John Endersby has had a long history with, and has developed extensive experience in grassland management both for restoration of native grasslands and feedstock grasses for domestic farming.
In 2014, the Natural History Society of South Australia Management Committee tasked John with developing a land management plan for Moorunde Wildlife Reserve. John developed the following draft plan with emphasis on the restoration of the declining native grassland habitat of the reserve, a habitat essential for the long term survival of the reserve’s wombat population.
John added the following Appendix to the management plan further detailing the deteriorating soil condition and the methods and equipment required to repair this decay.
However, the Management Committee responsible for Moorunde rejected this plan, deciding that human intervention was unnecessary and clarified their position that natural processes would best determine the future of the reserve’s native flora and fauna. A notion disputed by John, based on the the growing body of evidence that humans have managed this environment for tens of thousands of years and have played an integral role in the maintenance and viability of native habitat supporting plants and animals, during significant climate change since the last ice age. Throughout this period of time, the First People maintained the land as it was during the ice age, with grassland being the dominant vegetation habitat.
In September 2017, John provided a talk on this topic at a Friends of Private Bushland forum. See the following link for John’s presentation slides. Although not annotated with John’s commentary, the slides highlight the importance of native grasslands and the need to maintain this habitat.
The development of the Rhine Villa (Cambrai) and adjacent communities on the Murray Plains appears to have progressed very slowly, for several years, after captain Charles Sturt and his men rowed down the Murray River in 1830.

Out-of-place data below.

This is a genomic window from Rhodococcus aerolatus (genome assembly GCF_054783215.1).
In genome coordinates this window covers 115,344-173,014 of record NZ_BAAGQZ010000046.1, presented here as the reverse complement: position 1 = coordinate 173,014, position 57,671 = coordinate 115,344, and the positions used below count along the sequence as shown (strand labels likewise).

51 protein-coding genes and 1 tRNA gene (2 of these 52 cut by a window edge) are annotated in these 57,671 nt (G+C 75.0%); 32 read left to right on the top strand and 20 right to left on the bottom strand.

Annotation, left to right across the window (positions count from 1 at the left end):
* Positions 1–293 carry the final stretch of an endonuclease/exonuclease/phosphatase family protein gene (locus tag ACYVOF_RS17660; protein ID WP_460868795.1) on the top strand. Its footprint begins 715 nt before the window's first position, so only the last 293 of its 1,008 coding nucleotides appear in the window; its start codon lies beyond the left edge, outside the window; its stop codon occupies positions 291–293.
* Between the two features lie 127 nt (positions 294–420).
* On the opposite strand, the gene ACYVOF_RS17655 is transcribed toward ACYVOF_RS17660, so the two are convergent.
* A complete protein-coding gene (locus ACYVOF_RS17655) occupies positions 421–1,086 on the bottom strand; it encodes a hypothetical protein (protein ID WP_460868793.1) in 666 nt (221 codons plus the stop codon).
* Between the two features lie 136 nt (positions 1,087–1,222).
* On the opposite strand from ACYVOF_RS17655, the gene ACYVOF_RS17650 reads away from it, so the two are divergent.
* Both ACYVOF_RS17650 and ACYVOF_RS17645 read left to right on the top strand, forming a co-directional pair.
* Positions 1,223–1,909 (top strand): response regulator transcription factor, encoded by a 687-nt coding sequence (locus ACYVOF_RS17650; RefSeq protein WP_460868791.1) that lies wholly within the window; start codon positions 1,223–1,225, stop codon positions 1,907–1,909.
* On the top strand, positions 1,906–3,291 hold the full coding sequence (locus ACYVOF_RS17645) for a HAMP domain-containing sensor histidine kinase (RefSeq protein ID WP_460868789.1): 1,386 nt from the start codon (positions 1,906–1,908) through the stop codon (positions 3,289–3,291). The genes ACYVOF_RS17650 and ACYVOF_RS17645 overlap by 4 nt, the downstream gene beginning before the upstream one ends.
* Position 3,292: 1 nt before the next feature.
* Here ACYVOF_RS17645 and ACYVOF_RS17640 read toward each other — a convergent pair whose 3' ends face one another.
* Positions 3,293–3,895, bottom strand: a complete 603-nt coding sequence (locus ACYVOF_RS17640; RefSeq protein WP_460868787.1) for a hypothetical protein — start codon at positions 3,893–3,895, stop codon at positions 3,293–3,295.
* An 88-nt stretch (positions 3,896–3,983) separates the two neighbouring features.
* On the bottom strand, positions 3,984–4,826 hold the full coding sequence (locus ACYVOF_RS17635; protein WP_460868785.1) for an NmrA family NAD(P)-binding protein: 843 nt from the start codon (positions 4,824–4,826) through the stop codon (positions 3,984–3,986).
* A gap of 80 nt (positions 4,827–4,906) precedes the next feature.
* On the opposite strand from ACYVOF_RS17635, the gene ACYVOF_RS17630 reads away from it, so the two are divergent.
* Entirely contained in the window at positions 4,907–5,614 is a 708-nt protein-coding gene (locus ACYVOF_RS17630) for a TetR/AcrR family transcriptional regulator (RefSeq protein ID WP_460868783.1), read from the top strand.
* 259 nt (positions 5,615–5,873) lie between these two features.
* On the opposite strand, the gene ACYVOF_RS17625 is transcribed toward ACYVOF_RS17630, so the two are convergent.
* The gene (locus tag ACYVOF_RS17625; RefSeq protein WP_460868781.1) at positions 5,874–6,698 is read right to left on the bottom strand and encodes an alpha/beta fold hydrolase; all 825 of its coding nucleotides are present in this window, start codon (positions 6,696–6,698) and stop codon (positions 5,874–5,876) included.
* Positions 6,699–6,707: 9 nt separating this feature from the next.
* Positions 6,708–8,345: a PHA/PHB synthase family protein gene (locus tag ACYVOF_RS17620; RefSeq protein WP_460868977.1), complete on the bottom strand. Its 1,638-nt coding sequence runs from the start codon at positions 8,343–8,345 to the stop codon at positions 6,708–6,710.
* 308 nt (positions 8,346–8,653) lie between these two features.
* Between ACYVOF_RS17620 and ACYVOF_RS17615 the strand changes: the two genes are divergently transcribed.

Eight years after this exploratory journey ‘The Overlanders’ brought the first cattle to travel overland from Sydney to Adelaide through this area. Joseph Hawdon, one of ‘The Overlanders’ wrote in his diary:-
“They crossed the Murray River on the 23rd March 1838” (near where Swan Reach stands today.) He also noted when travelling west “They were approaching hills without timber covering.” After passing the future site of Sedan they moved towards a water course known as the Marne, and “Because they found plentiful grass and water they decided to rest the cattle before moving on to the eastern side of Mt. Barker”
History of Cambrai – The Early Years
Historical Reality: The myth of scrub:
“Supposing a line to be drawn from the parallel of 34 degrees 40 minutes to the eastward, it will strike the Murray river about 25 miles above the head of the lake, and will clear the ranges, of which Mount Lofty and Mount Barker are the respective terminations. The line will cut off a space whose greatest breadth will be 55 miles, whose length from north to south will be 75, and whose surface exceeds 7 millions of acres; from which if we deduct 2 millions for the unavailable hills, we shall have 5 millions of acres of land, of rich soil, upon which no scrub exists”
Two expeditions into the interior of southern Australia during the years 1828,1829,1830,1831
Capt. Charles Sturt, 39th Regt. F.L.S. and F.R.G.S.